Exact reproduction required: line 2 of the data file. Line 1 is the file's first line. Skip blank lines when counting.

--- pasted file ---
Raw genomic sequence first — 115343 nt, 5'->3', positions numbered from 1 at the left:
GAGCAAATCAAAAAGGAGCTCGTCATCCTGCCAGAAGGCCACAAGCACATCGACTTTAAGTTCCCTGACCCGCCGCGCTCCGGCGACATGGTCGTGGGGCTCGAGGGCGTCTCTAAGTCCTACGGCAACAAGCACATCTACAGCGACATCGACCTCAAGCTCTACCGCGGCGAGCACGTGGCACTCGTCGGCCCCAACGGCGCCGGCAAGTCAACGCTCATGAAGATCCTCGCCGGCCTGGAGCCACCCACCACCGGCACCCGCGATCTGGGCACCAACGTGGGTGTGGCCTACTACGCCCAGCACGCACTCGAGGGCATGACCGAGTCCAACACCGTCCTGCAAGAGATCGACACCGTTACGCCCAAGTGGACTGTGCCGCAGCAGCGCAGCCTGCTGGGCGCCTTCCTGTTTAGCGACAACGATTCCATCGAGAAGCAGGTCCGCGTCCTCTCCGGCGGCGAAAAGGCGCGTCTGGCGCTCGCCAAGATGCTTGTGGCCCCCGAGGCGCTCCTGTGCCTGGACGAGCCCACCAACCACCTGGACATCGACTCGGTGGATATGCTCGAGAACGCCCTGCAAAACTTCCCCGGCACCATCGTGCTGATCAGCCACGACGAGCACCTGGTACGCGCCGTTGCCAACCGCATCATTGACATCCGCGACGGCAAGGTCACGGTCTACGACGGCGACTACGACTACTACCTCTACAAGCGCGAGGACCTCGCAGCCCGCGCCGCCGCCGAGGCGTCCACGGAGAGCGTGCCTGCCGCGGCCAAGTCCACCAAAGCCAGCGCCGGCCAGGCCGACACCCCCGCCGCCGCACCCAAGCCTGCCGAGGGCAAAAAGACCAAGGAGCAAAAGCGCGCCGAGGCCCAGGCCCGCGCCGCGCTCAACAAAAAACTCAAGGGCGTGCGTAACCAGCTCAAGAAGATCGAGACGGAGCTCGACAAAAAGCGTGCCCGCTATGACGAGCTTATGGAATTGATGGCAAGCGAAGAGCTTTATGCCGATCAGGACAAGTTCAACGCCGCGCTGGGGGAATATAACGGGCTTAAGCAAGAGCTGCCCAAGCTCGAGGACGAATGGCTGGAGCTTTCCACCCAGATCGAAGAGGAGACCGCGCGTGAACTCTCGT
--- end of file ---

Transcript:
GAGCAAATCAAAAAGGAGCTCGTCATCCTGCCAGAAGGCCACAAGCACATCGACTTTAAGTTCCCTGACCCGCCGCGCTCCGGCGACATGGTCGTGGGGCTCGAGGGCGTCTCTAAGTCCTACGGCAACAAGCACATCTACAGCGACATCGACCTCAAGCTCTACCGCGGCGAGCACGTGGCACTCGTCGGCCCCAACGGCGCCGGCAAGTCAACGCTCATGAAGATCCTCGCCGGCCTGGAGCCACCCACCACCGGCACCCGCGATCTGGGCACCAACGTGGGTGTGGCCTACTACGCCCAGCACGCACTCGAGGGCATGACCGAGTCCAACACCGTCCTGCAAGAGATCGACACCGTTACGCCCAAGTGGACTGTGCCGCAGCAGCGCAGCCTGCTGGGCGCCTTCCTGTTTAGCGACAACGATTCCATCGAGAAGCAGGTCCGCGTCCTCTCCGGCGGCGAAAAGGCGCGTCTGGCGCTCGCCAAGATGCTTGTGGCCCCCGAGGCGCTCCTGTGCCTGGACGAGCCCACCAACCACCTGGACATCGACTCGGTGGATATGCTCGAGAACGCCCTGCAAAACTTCCCCGGCACCATCGTGCTGATCAGCCACGACGAGCACCTGGTACGCGCCGTTGCCAACCGCATCATTGACATCCGCGACGGCAAGGTCACGGTCTACGACGGCGACTACGACTACTACCTCTACAAGCGCGAGGACCTCGCAGCCCGCGCCGCCGCCGAGGCGTCCACGGAGAGCGTGCCTGCCGCGGCCAAGTCCACCAAAGCCAGCGCCGGCCAGGCCGACACCCCCGCCGCCGCACCCAAGCCTGCCGAGGGCAAAAAGACCAAGGAGCAAAAGCGCGCCGAGGCCCAGGCCCGCGCCGCGCTCAACAAAAAACTCAAGGGCGTGCGTAACCAGCTCAAGAAGATCGAGACGGAGCTCGACAAAAAGCGTGCCCGCTATGACGAGCTTATGGAATTGATGGCAAGCGAAGAGCTTTATGCCGATCAGGACAAGTTCAACGCCGCGCTGGGGGAATATAACGGGCTTAAGCAAGAGCTGCCCAAGCTCGAGGACGAATGGCTGGAGCTTTCCACCCAGATCGAAGAGGAGACCGCGCGTGAACTCTCGT